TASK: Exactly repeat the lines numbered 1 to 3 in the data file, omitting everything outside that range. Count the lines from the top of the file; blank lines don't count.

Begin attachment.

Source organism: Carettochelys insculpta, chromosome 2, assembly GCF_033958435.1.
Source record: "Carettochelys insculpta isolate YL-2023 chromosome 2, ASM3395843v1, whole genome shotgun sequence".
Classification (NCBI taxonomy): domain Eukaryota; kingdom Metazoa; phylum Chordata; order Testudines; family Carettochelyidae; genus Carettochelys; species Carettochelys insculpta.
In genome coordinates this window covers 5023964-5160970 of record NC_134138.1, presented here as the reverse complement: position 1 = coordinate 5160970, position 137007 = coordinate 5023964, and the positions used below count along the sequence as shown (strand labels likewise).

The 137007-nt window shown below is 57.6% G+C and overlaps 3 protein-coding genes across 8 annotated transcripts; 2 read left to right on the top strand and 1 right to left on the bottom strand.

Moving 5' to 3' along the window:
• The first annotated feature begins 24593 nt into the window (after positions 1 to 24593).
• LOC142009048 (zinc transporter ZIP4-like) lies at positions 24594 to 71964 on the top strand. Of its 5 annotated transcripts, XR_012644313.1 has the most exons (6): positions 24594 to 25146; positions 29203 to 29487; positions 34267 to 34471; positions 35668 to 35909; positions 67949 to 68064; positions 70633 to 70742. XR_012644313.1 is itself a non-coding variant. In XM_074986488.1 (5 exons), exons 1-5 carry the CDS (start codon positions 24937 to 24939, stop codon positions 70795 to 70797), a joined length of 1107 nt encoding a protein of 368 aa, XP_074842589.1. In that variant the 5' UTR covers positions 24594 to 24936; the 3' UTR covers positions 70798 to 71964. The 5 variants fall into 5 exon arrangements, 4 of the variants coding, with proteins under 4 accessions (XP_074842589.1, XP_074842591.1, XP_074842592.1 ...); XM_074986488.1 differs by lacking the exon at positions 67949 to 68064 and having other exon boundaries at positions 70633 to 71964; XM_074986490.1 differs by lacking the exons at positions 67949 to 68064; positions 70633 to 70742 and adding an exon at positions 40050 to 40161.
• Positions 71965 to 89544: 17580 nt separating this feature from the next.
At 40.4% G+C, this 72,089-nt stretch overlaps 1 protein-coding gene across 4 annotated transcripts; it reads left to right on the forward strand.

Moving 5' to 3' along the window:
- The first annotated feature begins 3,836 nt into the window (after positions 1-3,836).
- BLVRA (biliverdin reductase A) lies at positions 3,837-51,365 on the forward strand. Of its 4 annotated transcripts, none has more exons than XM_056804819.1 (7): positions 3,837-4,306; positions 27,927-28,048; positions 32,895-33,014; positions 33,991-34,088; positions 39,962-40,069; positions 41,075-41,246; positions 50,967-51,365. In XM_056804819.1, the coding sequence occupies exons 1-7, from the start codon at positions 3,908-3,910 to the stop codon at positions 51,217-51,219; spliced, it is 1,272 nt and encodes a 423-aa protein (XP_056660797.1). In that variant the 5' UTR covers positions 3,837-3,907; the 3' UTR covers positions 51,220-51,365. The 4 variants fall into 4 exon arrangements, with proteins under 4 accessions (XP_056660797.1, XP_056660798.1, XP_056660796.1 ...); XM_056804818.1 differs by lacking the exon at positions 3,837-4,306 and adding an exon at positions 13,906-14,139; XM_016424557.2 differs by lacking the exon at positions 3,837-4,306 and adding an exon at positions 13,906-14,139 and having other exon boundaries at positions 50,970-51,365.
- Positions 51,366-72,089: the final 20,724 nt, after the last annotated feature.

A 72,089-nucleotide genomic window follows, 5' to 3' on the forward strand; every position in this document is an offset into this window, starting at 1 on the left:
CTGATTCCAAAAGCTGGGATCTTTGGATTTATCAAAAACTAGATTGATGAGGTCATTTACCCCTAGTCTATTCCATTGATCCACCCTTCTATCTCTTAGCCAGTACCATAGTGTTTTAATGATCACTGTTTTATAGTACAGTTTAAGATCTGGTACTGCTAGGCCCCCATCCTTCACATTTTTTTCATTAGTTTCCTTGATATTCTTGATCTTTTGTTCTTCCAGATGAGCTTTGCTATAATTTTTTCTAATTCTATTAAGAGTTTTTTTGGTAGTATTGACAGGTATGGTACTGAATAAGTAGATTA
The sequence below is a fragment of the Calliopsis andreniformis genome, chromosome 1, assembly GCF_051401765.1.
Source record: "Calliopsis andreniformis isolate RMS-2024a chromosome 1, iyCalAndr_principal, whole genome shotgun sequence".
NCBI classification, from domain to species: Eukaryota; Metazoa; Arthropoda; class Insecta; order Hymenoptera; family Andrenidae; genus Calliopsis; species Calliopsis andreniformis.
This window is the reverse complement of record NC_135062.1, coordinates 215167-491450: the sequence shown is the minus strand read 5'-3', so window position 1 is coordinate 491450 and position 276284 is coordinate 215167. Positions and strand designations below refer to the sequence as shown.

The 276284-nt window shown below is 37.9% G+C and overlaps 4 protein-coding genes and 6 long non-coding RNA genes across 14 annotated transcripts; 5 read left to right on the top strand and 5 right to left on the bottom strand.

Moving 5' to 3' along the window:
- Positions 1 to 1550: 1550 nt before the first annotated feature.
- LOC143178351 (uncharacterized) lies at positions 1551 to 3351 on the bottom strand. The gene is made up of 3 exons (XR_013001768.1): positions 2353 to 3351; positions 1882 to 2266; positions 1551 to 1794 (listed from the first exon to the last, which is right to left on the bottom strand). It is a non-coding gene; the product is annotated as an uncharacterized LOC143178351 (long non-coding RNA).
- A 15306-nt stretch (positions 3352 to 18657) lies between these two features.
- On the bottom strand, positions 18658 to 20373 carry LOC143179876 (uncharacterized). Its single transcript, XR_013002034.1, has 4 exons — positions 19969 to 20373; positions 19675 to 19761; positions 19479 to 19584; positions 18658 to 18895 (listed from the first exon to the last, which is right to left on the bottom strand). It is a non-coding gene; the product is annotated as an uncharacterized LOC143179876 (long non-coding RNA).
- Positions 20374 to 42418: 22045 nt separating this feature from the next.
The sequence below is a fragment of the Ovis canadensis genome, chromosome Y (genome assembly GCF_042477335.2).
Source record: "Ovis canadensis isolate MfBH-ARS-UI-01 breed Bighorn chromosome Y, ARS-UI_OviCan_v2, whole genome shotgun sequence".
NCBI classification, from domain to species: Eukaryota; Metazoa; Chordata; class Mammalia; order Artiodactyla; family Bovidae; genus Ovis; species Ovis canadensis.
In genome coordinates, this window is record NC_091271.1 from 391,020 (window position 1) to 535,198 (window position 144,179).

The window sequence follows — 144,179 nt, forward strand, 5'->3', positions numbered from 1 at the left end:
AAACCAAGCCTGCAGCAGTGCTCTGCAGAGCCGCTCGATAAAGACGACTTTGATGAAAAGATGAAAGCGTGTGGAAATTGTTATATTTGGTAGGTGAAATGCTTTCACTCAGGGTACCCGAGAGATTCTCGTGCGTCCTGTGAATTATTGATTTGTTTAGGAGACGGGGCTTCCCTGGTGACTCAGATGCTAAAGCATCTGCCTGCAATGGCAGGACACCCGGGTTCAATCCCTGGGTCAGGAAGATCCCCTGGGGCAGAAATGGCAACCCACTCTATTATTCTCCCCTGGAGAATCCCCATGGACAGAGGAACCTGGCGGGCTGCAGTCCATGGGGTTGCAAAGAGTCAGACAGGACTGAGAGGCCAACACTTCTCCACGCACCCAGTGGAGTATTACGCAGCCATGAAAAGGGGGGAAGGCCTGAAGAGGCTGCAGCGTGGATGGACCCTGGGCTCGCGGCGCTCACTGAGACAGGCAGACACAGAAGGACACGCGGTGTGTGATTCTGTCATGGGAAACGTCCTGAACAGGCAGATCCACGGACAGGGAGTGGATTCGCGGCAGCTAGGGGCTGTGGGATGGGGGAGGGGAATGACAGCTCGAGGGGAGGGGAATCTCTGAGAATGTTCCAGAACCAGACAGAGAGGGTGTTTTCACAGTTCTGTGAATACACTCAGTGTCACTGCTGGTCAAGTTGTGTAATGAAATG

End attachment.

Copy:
Source organism: Carettochelys insculpta, chromosome 2, assembly GCF_033958435.1.
Source record: "Carettochelys insculpta isolate YL-2023 chromosome 2, ASM3395843v1, whole genome shotgun sequence".
Classification (NCBI taxonomy): domain Eukaryota; kingdom Metazoa; phylum Chordata; order Testudines; family Carettochelyidae; genus Carettochelys; species Carettochelys insculpta.